Sector-Specific Quality Assurance Guidelines for Private and

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WHITE PAPER
Sector Specific Quality
Assurance (QA) Guidelines
FOR CONSULTATION
STATUTORY QA GUIDELINES DEVELOPED BY
QQI FOR INDEPENDENT/PRIVATE PROVIDERS
COMING TO QQI ON A VOLUNTARY BASIS
This White Paper contains proposed policy for sector specific quality assurance (QA) guidelines.
Following publication and consideration of the outcomes of consultation, this paper will lead to a
draft policy which will be proposed for adoption by the Board of QQI. Once adopted, QQI policy and
procedures are developed and implemented accordingly.
QQI is seeking feedback from stakeholders on the proposed policy contained in this White Paper.
Submissions may be emailed to
In your submission please clearly indicate:
[email protected]
1. Your contact details.
The closing date for submissions
is Friday 5 February 2016.
2. Whether you are responding as an individual or on behalf of an organisation.
3. If you do not wish your submission to be published.
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SECTOR SPECIFIC QUALITY ASSURANCE (QA) GUIDELINES
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CONTENTS
1. INTRODUCTION
3
1.1 WHAT IS THE PURPOSE OF THESE GUIDELINES
1.2 TO WHOM DO THEY APPLY?
3
4
2. SCOPE OF QUALITY ASSURANCE PROCEDURES
4
3. GOVERNANCE AND MANAGEMENT
5
4. PROGRAMMES OF EDUCATION AND TRAINING
6
5. STAFF RECRUITMENT MANAGEMENT AND DEVELPOMENT
6
6. ASSESSMENT OF LEARNER ACHIEVEMENT
7
7. EUROPEAN COMMITMENTS
7
8. CERTIFICATION
8
9. OTHER PARTIES INVOLVED IN EDUCATION AND TRAINING
8
APPENDIX A
DOCUMENTED APPROACH TO QUALITY ASSURANCE PROCEDURES
10
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1. INTRODUCTION
These statutory, sector-specific, quality assurance guidelines for independent, private providers
supplement the Core Quality Assurance Guidelines which are applicable to all providers. While the
Core Statutory Quality Assurance Guidelines provide the majority of the quality assurance guidance
required, these sector-specific guidelines add to the core by addressing the more specific requirements
of independent private providers.
Independent, private providers should also refer to QQI’s other topic-specific, quality assurance
guidelines as appropriate.
1.1 WHAT IS THE PURPOSE OF THESE GUIDELINES?
These statutory, sector-specific QA guidelines address the responsibilities of independent, private
providers of higher, further and English language education and training (hereafter referred to as
voluntary providers)1 in the context of accessing the statutory, regulatory functions of QQI. These
guidelines set out additional, statutory, quality assurance (QA) guidelines specific to voluntary providers
that come to QQI on a voluntary basis for the purpose of:
»» Gaining access to programme validation; and
»» Authorisation to use the International Education Mark (IEM)
The approval of quality assurance procedures only has relevance in the context of a validated
programme(s) leading to QQI awards and/or authorisation to use the IEM. The approval of quality
assurance procedures has no standing in its own right, it does not confer any status upon a provider.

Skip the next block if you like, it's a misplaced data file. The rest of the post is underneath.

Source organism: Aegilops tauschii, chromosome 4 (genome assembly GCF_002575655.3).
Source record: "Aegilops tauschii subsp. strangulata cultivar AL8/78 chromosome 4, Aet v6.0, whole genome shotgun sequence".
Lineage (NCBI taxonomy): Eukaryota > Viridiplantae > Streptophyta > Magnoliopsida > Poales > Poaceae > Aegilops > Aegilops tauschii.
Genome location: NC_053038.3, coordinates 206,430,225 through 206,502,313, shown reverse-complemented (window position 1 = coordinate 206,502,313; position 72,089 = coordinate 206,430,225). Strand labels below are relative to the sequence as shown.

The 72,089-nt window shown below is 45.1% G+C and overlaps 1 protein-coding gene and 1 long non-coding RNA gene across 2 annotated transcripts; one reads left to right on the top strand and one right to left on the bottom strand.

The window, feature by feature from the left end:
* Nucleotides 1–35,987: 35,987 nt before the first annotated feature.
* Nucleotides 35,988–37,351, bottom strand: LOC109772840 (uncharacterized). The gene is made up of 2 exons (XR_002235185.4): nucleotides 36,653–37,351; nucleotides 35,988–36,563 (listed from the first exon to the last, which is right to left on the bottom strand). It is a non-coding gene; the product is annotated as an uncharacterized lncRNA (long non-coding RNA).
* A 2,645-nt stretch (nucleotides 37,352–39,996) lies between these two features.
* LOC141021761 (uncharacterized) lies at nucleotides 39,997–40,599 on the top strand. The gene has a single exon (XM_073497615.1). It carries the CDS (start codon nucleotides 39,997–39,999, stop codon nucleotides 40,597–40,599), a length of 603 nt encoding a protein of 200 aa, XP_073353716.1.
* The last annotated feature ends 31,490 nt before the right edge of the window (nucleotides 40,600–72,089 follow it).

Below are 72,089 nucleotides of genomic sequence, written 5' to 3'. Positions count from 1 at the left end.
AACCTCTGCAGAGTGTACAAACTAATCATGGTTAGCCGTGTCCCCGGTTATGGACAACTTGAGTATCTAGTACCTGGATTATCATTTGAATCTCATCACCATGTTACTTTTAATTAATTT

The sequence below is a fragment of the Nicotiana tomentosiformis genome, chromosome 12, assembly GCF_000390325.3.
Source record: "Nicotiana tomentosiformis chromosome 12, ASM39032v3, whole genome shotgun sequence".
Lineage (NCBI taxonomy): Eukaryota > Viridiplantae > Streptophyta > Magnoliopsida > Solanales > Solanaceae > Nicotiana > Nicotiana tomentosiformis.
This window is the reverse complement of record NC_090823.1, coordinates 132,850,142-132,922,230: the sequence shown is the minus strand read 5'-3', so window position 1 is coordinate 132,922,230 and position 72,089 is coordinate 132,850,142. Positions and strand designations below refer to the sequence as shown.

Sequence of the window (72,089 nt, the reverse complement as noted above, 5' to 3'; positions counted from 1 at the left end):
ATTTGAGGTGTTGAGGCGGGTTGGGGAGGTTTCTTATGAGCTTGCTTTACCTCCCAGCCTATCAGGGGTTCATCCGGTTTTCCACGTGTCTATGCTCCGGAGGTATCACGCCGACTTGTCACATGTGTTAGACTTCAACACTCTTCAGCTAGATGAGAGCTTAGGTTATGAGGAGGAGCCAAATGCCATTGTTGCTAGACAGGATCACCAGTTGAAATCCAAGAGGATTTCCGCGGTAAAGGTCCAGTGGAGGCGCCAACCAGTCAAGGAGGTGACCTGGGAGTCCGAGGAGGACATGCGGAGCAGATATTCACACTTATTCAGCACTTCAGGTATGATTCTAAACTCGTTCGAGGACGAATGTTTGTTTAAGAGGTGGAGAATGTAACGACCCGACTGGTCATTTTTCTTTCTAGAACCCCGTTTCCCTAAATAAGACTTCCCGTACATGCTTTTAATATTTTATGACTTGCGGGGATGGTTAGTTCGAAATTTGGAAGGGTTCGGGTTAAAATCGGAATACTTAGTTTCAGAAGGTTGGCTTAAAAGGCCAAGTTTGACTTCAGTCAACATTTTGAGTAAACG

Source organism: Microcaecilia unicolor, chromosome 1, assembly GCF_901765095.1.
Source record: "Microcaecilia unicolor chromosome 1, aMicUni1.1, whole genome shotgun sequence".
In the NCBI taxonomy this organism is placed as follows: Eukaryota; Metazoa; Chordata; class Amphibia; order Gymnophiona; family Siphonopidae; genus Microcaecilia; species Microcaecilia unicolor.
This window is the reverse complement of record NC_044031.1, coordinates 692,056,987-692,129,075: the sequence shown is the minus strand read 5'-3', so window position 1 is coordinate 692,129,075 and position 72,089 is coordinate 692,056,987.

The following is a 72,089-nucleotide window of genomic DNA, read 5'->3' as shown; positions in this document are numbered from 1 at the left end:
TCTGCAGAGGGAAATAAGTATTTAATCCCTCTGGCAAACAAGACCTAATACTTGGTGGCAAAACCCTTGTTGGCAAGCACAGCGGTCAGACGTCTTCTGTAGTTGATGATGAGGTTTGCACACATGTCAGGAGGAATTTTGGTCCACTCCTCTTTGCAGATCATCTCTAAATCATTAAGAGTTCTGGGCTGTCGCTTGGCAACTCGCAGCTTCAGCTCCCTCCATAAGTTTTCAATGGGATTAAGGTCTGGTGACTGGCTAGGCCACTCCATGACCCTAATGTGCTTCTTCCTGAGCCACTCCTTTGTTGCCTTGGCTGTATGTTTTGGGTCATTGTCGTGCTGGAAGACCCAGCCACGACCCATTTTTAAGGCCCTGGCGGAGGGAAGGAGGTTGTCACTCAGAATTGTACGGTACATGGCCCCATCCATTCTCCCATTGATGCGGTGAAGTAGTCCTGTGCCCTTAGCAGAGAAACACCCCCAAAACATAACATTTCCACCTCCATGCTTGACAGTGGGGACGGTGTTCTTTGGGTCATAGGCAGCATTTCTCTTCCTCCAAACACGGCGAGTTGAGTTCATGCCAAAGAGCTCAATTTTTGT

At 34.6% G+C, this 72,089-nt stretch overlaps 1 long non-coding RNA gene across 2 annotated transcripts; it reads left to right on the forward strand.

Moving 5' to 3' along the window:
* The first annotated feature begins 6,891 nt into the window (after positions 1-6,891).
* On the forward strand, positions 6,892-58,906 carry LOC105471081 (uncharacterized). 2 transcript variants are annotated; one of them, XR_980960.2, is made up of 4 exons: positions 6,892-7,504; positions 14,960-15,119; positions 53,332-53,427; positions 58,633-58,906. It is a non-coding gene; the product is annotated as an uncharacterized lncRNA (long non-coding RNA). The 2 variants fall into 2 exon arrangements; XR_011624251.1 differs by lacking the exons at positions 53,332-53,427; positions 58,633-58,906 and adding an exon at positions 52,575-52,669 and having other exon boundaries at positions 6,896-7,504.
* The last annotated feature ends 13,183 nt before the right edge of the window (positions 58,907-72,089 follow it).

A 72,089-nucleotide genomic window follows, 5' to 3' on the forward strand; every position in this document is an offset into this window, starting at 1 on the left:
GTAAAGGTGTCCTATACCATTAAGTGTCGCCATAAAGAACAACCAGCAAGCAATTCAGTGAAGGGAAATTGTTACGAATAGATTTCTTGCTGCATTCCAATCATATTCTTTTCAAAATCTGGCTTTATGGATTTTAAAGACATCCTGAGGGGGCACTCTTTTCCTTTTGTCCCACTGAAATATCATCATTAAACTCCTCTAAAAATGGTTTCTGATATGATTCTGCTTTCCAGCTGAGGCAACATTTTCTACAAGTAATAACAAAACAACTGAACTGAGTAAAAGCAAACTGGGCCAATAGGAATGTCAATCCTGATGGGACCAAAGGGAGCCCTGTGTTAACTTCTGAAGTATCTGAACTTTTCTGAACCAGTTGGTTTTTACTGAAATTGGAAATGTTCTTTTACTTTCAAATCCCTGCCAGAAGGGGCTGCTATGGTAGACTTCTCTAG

1
This is in cognisance of the fact that under the Qualifications and Quality Assurance (Education and Training) Act, 2012 (the
2012 Act) such providers seek to have their QA procedures approved by QQI on a voluntary, rather than compulsory basis.
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1.2 TO WHOM DO THEY APPLY?
These guidelines are applicable to independent, private providers of higher, further and English language
education and training that seek approval of their quality assurance procedures from QQI on a voluntary basis.
2. SCOPE OF QUALITY ASSURANCE
PROCEDURES
QQI approval of the quality assurance procedures of voluntary providers pertains to those programmes
leading to QQI awards and related services. This extends to the overall governance and management
structures in place in the provider to support the delivery of such programmes.
The scope and complexity of the quality assurance procedures to be established by voluntary providers
is typically linked to, and influenced by, the provider’s context, overall goals and scope of provision.2 This
includes:
»» The levels and award types in the National Framework of Qualifications (NFQ) to which the programme
for which QQI validation is sought leads;
»» The programme’s field of learning and / or professional domain and the number of programmes offered
across the different fields or domains;
»» The maximum and minimum numbers of learners that can be accommodated on the programme each
cycle, and the type of learners (flexible, part-time, fulltime) and the target learner groups (standard
entry, mature students, international students etc.); and
»» The teaching and learning modalities.
Additional QA procedures will be required if a voluntary provider wishes to change the scope of its approved
quality assurance (refer to section 4 below).
2
Scope of provision is defined here as the type and range of programmes offered, the level of such awards on the National
Framework of Qualifications (NFQ) and related services offered.
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3. GOVERNANCE AND MANAGEMENT
Where a provider’s scale is such that it cannot support internal committees, alternative arrangements
are put in place to ensure objective oversight, such as the use of external experienced expertise.
Voluntary providers will ensure that academic decision-making (matters relating to education and
training) is independent of commercial considerations or the undue influence of business owners.
The quality assurance procedures of voluntary providers must be supported by fit-for-purpose
governance, management and decision-making structures. A voluntary provider must have QA